The conventional wisdom on this presidential election is wrong.

It's frequently said that John Kerry is the man in trouble. Yes, Kerry does have a gift for getting in his own way. But President Bush is the candidate with big problems.

It's also said that the country is so polarized there is no moderate vote that matters. On the contrary, there is a very big middle that has shifted back and forth between Kerry and Bush over the past several months. That middle will decide this election.

That does not mean the election will be about who can successfully mouth centrist mush. The middle will move on the basis of events and also on judgments about which of these candidates can solve the problems these voters care about -- Iraq, health care, education costs, jobs and wages. The issue is problem solving, not positioning.

The polls over the past week portray a president in trouble. The most recent, the Pew Research Center survey released Wednesday, found that only 44 percent of Americans approved of Bush's handling of his job, down 14 points since early January. In a two-way contest, Kerry led Bush by 50 percent to 45 percent. Even when Ralph Nader was included as a choice, it was Kerry 46 percent, Bush 43 percent.

But the poll's details are what should trouble Bush. While Kerry and Bush have overwhelming support among their own partisans, Kerry led Bush among independents by seven points. Many other polls have shown independents moving away from Bush and holding pessimistic views of administration policy.

It's a long way to November, so it's useful to look at voters who say they are sure of where they stand. The Pew poll found 42 percent of registered voters saying they were certain they would vote for Kerry and 36 percent who were certain they'd vote for Bush. The hard core on each side is committed. Among conservative Republicans, 85 percent said they were certain for Bush. Among liberal Democrats, 90 percent were certain for Kerry.

But look at the middle. Among moderate and liberal Republicans, only 59 percent were certain for Bush. By contrast, 73 percent of moderate and conservative Democrats were certain for Kerry. And again, independents are a problem for Bush: 40 percent of them were sure for Kerry, only 32 percent sure for Bush.

Bush thus faces the prospect of substantial defections among moderate Republicans and has huge work to do among independents.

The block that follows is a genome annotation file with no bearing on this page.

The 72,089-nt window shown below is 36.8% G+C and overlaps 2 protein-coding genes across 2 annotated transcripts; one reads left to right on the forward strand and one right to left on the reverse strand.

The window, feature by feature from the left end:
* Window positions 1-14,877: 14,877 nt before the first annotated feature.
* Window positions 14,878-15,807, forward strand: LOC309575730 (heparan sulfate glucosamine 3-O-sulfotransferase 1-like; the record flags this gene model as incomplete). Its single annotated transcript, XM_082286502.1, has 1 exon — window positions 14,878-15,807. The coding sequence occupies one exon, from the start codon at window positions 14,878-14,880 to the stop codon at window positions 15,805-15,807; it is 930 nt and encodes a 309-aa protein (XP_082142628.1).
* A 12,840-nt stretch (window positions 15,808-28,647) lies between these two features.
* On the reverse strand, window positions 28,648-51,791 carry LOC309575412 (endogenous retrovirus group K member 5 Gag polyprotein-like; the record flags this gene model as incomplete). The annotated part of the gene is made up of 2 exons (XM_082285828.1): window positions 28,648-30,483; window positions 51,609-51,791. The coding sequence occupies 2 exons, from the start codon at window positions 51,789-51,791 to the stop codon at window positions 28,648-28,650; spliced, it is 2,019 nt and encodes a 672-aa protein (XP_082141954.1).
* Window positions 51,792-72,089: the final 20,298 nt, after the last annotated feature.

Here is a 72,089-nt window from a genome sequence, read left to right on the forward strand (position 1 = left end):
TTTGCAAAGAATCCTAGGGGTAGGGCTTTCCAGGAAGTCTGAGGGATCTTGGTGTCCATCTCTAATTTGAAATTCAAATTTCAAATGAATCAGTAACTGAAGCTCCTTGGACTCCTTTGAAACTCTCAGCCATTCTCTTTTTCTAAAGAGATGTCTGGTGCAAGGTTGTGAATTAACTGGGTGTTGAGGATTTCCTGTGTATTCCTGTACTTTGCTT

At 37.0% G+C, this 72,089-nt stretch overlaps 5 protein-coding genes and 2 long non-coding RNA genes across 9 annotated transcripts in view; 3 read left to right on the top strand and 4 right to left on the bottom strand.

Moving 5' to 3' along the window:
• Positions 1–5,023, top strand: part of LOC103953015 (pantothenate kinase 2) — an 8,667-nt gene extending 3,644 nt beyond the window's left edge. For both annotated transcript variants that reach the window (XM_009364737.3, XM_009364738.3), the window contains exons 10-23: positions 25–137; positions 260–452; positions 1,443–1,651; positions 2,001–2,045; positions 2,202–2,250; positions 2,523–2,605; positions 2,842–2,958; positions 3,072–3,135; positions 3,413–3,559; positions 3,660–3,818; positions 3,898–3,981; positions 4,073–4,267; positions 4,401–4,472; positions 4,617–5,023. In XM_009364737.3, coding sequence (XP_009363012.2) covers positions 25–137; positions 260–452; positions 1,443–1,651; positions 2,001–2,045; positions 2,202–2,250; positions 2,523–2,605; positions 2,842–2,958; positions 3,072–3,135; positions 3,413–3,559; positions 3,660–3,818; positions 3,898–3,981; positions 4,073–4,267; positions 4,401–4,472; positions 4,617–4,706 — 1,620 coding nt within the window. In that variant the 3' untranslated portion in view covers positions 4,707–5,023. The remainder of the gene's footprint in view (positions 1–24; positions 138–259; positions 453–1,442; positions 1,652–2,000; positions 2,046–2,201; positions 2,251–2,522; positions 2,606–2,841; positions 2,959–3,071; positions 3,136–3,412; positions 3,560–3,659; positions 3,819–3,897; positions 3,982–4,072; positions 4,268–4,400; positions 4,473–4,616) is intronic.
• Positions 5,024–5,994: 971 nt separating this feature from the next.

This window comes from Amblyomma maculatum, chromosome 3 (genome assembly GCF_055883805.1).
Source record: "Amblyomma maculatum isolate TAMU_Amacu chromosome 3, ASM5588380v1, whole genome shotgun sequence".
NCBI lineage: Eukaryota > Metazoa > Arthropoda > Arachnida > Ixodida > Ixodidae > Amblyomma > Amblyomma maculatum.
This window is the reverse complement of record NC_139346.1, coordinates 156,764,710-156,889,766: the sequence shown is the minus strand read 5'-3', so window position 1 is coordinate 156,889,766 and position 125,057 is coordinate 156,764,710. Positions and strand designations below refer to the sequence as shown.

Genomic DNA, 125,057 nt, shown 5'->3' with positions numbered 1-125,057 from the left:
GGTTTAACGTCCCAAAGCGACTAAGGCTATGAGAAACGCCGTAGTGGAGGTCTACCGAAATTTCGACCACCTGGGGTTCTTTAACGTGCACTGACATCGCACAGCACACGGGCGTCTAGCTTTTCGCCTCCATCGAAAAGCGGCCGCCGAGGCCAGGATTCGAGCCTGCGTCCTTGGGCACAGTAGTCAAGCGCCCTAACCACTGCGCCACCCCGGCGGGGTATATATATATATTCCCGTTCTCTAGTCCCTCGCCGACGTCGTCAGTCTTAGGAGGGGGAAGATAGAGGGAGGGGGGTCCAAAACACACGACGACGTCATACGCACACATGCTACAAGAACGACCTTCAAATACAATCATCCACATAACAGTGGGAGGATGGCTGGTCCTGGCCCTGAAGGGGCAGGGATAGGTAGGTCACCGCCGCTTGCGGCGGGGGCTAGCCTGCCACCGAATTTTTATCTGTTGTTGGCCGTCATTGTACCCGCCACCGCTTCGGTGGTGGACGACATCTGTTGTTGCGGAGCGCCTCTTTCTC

The central truth about presidential elections is that when an incumbent is on the ballot, the incumbent is the issue unless the challenger is utterly discredited. The Bush campaign has been spending its vast treasury not on making the case for the president but on trying to turn Kerry into an unacceptable alternative. While the Bush side has made some progress in denting Kerry's image, it has not been enough. Hostility to the president is such that, for now, voters are willing to take a chance on Kerry.

Bush's weakness in the middle reflects not only the failures in Iraq but also the president's abandonment of his "compassionate conservative" agenda in favor of a martial presidency that gambled all on the current war. He thereby made himself hostage to events far away.

David Winston, a Republican pollster, is passionate in arguing that up to 30 percent of voters are in play this year and that the incessant focus on each party's political base reflects a misunderstanding of who will decide this election. The uncertainties about Bush among independents and moderate Republicans and the big shifts between Bush and Kerry over the past six months suggest he's right.

As Winston notes, there is time between now and Election Day for the economy to grow and for the situation in Iraq to improve. And Kerry could keep playing into the stereotype the Bush campaign is creating for him. If Kerry seems to be moving toward the political center in an entirely mechanical way, the very middle to which he's appealing could come to mistrust him.

But on the current numbers, Kerry will win if he's simply good enough. Bush's task is harder: to seem a whole lot better than he does now to voters who already know him well.